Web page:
|aIncludes bibliographical references (p. 209-225) and index.
|aPresents a social psychological account of how the lives of children are shaped by social interaction, particularly interaction with parents and other caretakers. Examines the special language of children, their socialization experiences, and the emergence of their self-conceptions--all as they occur in their natural surroundings: daycare centers, homes, playgrounds, schools, and many other places.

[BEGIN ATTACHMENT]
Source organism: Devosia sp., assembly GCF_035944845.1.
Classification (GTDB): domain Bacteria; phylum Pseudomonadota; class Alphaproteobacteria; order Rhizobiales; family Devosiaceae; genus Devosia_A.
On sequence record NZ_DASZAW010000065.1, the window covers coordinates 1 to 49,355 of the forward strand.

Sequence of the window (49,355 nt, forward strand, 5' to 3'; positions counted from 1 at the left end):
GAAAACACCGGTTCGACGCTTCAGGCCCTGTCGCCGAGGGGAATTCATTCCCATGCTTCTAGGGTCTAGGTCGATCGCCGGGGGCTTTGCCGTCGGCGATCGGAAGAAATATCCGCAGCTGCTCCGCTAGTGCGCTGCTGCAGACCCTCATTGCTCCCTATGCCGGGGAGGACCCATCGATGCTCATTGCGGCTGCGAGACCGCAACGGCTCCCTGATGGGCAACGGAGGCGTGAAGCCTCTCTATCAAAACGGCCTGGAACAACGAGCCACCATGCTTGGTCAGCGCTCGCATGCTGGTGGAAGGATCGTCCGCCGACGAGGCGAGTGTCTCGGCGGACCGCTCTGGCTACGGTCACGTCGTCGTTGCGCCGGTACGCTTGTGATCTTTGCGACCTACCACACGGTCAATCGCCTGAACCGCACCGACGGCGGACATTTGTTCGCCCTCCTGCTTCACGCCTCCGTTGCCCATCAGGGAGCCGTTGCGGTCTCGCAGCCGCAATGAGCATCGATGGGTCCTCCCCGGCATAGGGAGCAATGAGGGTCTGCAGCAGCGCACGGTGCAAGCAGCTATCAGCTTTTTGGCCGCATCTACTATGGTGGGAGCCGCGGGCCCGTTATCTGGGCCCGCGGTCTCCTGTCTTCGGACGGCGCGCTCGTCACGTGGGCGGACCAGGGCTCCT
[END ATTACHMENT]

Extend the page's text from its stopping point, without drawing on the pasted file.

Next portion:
內容簡介top Childhood Socialization 簡介 Norman Denin presents a social psychological account ofhow the lives of children are shaped by social interaction,particularly interaction with parents and other caretakers.He examines the special language of children, theirsocialiation experiences, and the emergence of their selfconceptions-all as they occur in natural surroundings:daycare centers, homes, playgrounds, schools, and manyother places. Denin is concerned not with sequentialdevelopmental changes during childhood, but with howchildren themselves enter into the processes that lead toself-awareness, socialied abilities and attribute-suchas pride, perceptiveness, dignity, and poise.Through his symbolic interactionist approach, Deninshows how language-the key link between children andothers-is required in everyday interpersonal relationshipsand how the sense of self develops as linguistic skillsgrow. He stresses the importance of play and games asprocesses by which children teach themselves about socialbehavior; he also shows that, for children, play takes onthe seriousness of adults' work.Denin maintains that the definitions of childhoodby the 1970s had become detrimentally entrenched ineducational and political policies regarding children. Herecommends a new definition that recognies children asindividuals seeking meaning for their own actions. Thisbook will be valuable to all social scientists concerned withsymbolic and linguistic foundations of the socialiationprocess. A new introduction reviews developments sincepublication of the original edition. This book raises theinteractions between adults and children to a new level.